The Q&As for this week focus on the application of PFL to higher education institutions.
Question: Are private colleges and universities covered by PFL?
Answer: Yes. Private colleges and universities are deemed to be covered employers under PFL. However, if these colleges and universities are not-for-profit organizations, they may be deemed to be covered employers, but may also have some employees who are not covered by PFL. Specifically, employees engaged in a “professional” or teaching capacity for not-for-profit educational institutions are excluded from the definition of employee under the law. Certainly, higher education institutions can extend coverage to these exempt classes of individuals if they choose to do so.
Question: Are state colleges and universities covered by PFL?
Answer: No, to the extent that such institutions fall within the definition of a “public employer.” PFL does not apply to public employers, which includes the following entities: the state, a political subdivision of the state, a public authority, or any other governmental agency or instrumentality.
Question: Can state colleges and universities voluntarily choose to provide benefits under the PFL law?
Answer: Yes. Public employers are permitted to opt in to PFL. The process for opting in is slightly different for unionized and non-unionized employers. If a public employer chooses to cover its non-unionized workers, it must provide 90 days’ advance notice of its decision to opt in to not only the WCB, but to all employees who will be required to make PFL contributions. In order for a public employer to cover/opt in its unionized employees, the public employer must engage in collective bargaining and reach consensus/agreement with the applicable union. Once an agreement is reached, the employer must notify the WCB that an agreement has been reached and provide certain information to the WCB.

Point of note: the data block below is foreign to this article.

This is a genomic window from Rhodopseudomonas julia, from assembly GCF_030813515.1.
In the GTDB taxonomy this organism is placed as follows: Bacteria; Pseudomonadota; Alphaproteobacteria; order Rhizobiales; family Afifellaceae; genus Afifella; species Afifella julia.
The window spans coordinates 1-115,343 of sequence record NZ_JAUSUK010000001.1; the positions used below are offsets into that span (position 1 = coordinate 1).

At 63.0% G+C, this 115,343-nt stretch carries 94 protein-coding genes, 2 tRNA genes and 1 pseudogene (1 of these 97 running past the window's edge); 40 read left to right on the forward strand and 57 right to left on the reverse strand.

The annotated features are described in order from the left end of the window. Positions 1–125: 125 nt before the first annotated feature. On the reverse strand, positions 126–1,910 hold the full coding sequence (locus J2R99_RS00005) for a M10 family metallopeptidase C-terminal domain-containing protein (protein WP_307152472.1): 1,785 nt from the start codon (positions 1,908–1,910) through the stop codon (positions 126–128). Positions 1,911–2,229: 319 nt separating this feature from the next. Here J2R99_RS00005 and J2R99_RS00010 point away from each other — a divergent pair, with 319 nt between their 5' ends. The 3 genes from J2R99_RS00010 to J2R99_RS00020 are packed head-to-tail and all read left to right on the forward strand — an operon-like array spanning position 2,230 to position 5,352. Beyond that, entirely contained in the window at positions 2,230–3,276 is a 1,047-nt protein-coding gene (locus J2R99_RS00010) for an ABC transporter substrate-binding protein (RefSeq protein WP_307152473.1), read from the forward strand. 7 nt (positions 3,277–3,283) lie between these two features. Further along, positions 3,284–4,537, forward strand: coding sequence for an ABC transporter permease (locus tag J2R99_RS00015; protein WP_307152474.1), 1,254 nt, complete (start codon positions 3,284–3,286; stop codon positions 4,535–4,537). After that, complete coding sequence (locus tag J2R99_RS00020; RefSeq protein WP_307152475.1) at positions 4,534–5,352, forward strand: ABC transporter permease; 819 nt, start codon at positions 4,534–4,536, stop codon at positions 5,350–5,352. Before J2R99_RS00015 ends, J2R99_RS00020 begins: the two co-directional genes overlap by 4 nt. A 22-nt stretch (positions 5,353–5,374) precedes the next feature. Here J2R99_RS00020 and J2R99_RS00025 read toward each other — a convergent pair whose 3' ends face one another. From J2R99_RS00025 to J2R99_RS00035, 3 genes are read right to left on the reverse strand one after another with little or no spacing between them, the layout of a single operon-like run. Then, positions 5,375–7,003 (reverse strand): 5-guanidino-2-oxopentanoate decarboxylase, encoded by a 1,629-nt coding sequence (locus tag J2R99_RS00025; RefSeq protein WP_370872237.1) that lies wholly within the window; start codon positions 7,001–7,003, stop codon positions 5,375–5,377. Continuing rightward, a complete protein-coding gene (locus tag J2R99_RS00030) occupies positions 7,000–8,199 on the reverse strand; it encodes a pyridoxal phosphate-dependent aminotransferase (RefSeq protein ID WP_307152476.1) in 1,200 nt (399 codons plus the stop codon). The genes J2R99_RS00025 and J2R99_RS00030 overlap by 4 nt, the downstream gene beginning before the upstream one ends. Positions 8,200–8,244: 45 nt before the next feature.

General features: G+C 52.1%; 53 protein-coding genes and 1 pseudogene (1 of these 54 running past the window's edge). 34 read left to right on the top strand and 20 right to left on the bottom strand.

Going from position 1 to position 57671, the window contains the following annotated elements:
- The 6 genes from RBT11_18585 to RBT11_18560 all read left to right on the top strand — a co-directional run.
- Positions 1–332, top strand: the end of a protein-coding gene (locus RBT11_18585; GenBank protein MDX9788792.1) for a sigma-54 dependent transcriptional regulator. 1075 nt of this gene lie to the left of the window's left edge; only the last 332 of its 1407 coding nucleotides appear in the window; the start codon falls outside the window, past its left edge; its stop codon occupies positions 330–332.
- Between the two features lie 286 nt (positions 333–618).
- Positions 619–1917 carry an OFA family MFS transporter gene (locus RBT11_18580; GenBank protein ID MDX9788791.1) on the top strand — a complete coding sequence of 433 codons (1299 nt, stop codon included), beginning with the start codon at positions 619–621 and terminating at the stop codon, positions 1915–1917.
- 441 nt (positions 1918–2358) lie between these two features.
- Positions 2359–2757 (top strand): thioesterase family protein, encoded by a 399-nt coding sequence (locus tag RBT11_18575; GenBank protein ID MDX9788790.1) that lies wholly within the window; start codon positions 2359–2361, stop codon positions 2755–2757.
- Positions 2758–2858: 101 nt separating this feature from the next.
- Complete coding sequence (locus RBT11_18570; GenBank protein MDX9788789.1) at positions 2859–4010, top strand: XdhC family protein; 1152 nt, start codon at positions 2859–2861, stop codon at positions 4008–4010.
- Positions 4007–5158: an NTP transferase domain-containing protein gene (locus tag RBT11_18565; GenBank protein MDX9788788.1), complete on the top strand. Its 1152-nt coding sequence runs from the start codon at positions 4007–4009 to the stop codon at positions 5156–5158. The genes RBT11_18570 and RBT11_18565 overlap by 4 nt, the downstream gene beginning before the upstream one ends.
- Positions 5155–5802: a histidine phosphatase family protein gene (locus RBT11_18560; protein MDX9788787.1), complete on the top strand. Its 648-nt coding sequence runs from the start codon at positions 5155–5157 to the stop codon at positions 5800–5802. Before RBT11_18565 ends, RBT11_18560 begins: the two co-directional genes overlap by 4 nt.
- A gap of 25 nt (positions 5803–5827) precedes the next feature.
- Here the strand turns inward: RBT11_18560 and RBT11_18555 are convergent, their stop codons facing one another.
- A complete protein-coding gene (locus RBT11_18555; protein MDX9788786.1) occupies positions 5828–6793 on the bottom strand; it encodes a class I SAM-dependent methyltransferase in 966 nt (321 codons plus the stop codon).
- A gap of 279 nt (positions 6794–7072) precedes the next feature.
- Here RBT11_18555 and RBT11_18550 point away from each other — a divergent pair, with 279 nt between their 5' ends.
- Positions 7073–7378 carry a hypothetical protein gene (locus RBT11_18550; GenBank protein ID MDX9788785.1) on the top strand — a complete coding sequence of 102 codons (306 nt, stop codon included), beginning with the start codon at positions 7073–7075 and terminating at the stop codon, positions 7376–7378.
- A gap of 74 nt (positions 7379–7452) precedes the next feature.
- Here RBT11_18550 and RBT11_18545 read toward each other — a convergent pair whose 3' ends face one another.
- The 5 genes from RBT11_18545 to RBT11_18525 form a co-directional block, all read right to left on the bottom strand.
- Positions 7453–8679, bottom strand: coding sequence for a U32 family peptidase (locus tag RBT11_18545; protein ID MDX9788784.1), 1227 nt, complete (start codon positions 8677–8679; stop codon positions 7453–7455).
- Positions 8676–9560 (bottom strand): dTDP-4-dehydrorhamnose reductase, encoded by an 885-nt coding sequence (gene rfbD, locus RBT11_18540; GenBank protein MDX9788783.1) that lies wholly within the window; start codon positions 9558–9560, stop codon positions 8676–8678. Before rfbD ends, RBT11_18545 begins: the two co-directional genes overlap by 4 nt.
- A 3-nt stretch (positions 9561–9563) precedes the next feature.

Question: Are higher education institutions who currently provide voluntary state disability insurance coverage (DBL) to their employees also required to provide PFL?
Answer: No. However, if these higher education institutions currently provide voluntary DBL coverage to their employees, they must notify both the employees and the WCB whether they will also provide voluntarily PFL coverage. Notification must be made by no later than December 1, 2017.
Question: Are student employees entitled to PFL?
Answer: Yes, provided they satisfy the requisite eligibility criteria. Student employees are treated in the same manner as any other employee. If the student employee is regularly scheduled to work at least 20 hours per week, he/she is eligible to take PFL after he/she has been employed for 26 weeks. If the student employee is regularly scheduled to work less than 20 hours per week, he/she is eligible to take PFL after working 175 days.
For more information and updates on PFL, please continue to visit our blog.
If you have any questions about PFL, please contact the authors of this post, any of the attorneys in our Labor and Employment Law Practice, or the Bond attorney with whom you regularly work.